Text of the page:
I wonder, have you ever thought to yourself that this coming Sunday you will be preaching the most important sermon you have ever preached? It may seem like a strange question to ponder. After all, what makes this Sunday more special than any other?
Well, hear me out. In 2017 this was very much my thought. I was candidating for a pastoral position at a church in my home country of South Africa. At this point, I had been living in Dubai in the United Arab Emirates since 2008. The UAE was, and is still, a very special place for me and my family. It’s the place where I came to faith, the place where I met my wife (even though we grew up about 20 minutes away from each other in South Africa), where we got married, it’s where our children were born and it was the place that we had called home for almost a decade.
So, what was bringing me to South Africa? The short answer was simple: God. He had changed my heart toward the place of my birth and my wife and I both felt that we were being called back home. I had applied for a position and was on a flight to go and spend a week at this church. Part of the process was that I would be preaching at the Sunday gathering.
I wanted to make the best use of the time and use part of the eight hour flight to work on my sermon. I remember thinking to myself, as I sat in the dark of the plane, illuminated by a single overhead light, just how important this sermon was going to be. After all, this could determine whether or not I was accepted for this position. I remember thinking to myself that this was the most important sermon I had ever preached up to this point in my relatively short time of preaching.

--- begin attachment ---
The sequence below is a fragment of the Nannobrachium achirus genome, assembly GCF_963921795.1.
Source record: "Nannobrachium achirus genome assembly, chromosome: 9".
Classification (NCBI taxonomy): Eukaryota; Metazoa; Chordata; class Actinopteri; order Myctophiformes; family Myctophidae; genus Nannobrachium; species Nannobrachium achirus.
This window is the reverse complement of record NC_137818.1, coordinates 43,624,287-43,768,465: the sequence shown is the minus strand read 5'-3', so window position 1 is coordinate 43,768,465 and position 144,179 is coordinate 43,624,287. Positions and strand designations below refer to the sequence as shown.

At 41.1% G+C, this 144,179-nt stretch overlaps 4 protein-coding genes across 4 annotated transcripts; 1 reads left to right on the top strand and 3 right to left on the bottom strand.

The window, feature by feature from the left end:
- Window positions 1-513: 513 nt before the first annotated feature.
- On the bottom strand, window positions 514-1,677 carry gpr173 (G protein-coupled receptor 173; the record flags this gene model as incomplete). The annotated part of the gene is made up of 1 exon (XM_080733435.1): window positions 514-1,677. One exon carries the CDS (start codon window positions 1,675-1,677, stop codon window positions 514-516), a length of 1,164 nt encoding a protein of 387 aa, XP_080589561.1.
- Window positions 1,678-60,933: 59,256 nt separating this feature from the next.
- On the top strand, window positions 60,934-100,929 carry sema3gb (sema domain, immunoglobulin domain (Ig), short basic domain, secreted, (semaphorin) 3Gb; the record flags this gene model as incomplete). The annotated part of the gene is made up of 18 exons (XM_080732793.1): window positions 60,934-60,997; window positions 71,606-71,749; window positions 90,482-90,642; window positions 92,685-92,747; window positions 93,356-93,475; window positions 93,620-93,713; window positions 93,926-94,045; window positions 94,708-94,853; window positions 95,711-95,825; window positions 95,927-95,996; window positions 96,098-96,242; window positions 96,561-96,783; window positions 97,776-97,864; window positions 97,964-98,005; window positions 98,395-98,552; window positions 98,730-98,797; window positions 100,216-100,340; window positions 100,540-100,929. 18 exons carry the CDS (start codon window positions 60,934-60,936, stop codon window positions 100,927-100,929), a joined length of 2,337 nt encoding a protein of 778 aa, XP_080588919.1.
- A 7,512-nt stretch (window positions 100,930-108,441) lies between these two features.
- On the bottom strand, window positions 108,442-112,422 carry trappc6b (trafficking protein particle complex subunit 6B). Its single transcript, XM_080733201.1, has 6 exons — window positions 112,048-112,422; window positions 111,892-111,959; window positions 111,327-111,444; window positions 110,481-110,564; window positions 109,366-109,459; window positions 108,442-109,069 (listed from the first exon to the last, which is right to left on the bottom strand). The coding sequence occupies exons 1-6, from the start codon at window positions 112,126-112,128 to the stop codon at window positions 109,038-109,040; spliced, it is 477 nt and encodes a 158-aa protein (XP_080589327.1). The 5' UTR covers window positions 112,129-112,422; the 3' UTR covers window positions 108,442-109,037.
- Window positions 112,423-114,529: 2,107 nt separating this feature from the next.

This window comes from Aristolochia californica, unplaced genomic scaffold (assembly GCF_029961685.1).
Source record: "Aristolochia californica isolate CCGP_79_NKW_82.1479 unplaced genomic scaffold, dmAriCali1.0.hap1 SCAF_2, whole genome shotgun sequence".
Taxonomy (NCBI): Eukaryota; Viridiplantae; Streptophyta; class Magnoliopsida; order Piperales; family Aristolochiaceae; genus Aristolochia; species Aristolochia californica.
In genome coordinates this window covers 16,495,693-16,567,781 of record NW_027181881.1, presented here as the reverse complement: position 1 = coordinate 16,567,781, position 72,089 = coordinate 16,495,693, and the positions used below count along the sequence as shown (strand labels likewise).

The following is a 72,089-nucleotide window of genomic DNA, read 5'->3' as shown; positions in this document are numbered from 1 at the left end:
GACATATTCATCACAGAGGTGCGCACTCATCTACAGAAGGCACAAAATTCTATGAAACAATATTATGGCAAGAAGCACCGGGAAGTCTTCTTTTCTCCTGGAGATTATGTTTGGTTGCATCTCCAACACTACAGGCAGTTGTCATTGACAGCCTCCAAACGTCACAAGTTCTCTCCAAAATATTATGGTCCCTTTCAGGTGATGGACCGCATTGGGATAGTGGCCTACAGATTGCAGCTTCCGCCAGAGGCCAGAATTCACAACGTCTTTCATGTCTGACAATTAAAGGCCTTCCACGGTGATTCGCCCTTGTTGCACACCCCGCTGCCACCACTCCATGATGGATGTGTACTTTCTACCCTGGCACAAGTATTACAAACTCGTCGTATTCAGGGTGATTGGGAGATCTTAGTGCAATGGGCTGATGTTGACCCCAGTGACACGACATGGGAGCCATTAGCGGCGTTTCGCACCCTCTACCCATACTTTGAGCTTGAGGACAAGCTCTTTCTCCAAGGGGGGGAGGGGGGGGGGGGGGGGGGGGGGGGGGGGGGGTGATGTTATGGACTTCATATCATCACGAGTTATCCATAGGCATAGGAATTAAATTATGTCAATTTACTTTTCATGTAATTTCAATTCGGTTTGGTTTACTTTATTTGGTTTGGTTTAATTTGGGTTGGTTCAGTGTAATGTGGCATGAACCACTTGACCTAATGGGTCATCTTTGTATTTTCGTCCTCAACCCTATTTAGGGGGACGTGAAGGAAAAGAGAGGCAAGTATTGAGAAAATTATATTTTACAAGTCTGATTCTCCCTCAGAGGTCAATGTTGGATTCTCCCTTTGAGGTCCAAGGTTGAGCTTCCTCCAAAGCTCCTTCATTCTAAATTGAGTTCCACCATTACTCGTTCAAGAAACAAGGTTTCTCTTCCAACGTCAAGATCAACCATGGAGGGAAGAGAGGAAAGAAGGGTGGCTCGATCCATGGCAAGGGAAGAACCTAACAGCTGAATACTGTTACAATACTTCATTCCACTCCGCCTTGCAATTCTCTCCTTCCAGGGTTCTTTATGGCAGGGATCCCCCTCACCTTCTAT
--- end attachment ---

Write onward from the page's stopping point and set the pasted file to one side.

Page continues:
Fast forward to the next week. I was on my way back to Dubai, not needing to work on a sermon so I was enjoying the many channels of entertainment that Emirates had to offer, and rather than being engaged with whatever movie was playing I found myself thinking back to the first sermon I had ever preached.
It hadn’t been for a job application process. It hadn’t been in a large church gathering or a youth service. It had been in a small little house, in a village just outside Bangalore, India, to around 15 people, most of whom were part of the youth mission trip that we were part of. In this little 2 room house, with the aid of candlelight and a translator, I preached on Luke 5:17-26. As I thought of that evening and that small group of believers in a country that isn’t always the warmest toward Christians, I had to stop and ask myself whether that first sermon really was less important than the one I had preached just over 48 hours ago?
In fact, the more I thought about it, the more I began to ask myself, “What is the most important sermon I have ever preached?”
I began to go over all the sermons I had preached, from my days as a youth intern to my first time in the pulpit in the main service, to sermons as a guest preacher. I tried to see if a particular sermon stood out that could claim the title of ‘Most Important Sermon’.